This advanced master program focuses on research development of artists and designers whose practice is anchored in a social-political context (including but not limited to feminism, social design, migration, decolonialism, class politics, queer politics, disability politics, capitalism, identity, Anthropocene, the (under)commons, community art, conflict&design, healing&rituals, history, big data…). The program offers time and space to do research without the requirement of any particular final format such as an exhibition or production.
The focus is on artistic research and research exchange. The program is aligned to each participant’s work rhythm and caters for specific theoretical interests by inviting a diversity of voices from a variety of fields that can cater to the individual and collective research interests. Collective learning and participatory coaching are central to the program; it comes with the engagement of each participant to care for each other’s wellbeing and research development. We offer a coaching and participation methodology that is anchored in intersectional situatedness and care.
The concrete program is developed in accordance to the specific research proposals, interests and needs of the participants. It offers intense coaching in writing, critical studies and research methodologies in arts and design. The coaching is individual, collective and participatory; every participant is invited to expand our knowledges and responsibilities. There is a strong focus on sharing research; this means collectively designing productive formats to share our insights and creating a sustainable international research network.
The program is structured in three full day sessions every three weeks. These sessions will focus on the participants’ specific research proposals and enable them to advance in writing, theoretical explorations, research methodology, and sharing their research. Parallel to this trajectory we also offer three international, intensive and collaborative, one-week modules with distinguished artists, designers and professionals across the fields of artistic research. These guests will be selected in relation to the specific interests of the participants.
We work with a small team of maximum 12 students to create opportunities and develop a network to strategize sharing research publicly. The ideal candidates are artists or designers who have developed an individual or collaborative practice and want to work for one year on a research project related to their practice.
The program is particularly suitable to those interested in critically developing their practice within a social-political field or in preparation for a successful PhD project.
The participants will be expected to be present at the sessions every three weeks and at the three intensive modules. They will participate and engage in debates and pursue a thorough critical reflection and practice of collective care, situatedness and responsibility.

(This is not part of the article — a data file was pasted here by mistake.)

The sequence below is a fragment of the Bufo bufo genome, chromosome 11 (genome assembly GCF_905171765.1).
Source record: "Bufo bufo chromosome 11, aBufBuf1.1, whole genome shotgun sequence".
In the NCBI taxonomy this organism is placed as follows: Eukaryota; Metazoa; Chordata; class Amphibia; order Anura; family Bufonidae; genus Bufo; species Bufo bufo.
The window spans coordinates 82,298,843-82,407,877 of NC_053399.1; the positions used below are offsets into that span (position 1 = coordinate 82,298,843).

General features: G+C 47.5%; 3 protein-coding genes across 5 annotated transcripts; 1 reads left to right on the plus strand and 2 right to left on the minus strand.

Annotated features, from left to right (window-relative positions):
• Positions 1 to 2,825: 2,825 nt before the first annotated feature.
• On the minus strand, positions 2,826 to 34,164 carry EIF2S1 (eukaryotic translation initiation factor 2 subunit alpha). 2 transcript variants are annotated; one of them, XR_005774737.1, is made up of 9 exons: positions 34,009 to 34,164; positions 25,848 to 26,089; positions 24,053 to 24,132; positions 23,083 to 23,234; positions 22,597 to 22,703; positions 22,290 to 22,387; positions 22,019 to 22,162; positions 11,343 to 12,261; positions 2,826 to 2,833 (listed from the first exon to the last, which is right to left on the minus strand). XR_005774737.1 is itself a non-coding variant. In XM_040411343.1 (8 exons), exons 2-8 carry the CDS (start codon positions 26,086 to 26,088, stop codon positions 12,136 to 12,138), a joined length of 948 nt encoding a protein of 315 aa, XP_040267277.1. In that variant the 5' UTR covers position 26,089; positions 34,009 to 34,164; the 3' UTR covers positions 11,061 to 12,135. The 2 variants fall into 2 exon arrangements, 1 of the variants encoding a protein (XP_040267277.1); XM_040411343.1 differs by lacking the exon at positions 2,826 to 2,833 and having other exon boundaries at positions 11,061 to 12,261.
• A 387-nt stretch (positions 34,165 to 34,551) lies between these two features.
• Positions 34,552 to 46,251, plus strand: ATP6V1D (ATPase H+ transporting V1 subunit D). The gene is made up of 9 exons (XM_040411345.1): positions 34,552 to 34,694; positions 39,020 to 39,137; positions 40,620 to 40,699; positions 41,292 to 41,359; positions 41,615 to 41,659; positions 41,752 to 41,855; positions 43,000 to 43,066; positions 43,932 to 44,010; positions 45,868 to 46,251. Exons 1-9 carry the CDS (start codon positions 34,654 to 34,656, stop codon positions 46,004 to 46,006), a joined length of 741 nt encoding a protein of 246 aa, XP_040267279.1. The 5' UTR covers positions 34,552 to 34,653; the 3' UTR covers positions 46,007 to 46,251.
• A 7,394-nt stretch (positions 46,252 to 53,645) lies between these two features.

We offer a nurturing research environment of dedicated and experienced tutors, junior and senior researchers and PhD students as well as an international network of professionals, institutions and guest lecturers. Small collectives or artistic duos are also encouraged to apply!
The Advanced Master: Master of Research in Art and Design is intended for candidates with a master’s degree. Holders of both a master’s degree in visual arts or design and in other subjects with an artistic practice can apply with a portfolio, a letter of motivation, and a research proposal.
Maximum number of participants is 12. The last call for applications closes on 18 August 2021.
The selection committee, consisting of the head of research, the program coordinator and the tutors makes a first selection based on your application file. After a positive first evaluation, you will be invited for an interview that will take place 31 August 2021.
Before sending in your application please register here
Non-registered applications will not be considered.
The tuition fee for 2021-2022 is 2500€.
There are no scholarships available.
The program starts the last week of September.
Non-European candidates need to take into account the time needed to apply for a student visa, please check this link for the conditions.
Petra Van Brabandt
I am a teacher and researcher at Sint Lucas School of Arts, Antwerpen. My research focuses on the intermediate space between literature and the visual arts. I teach courses on Narrative Strategies in Art & Design, Writing and I am a thesis coach for students in their master’s degree.
I am the tutor of the Writing module within the Advanced Master program.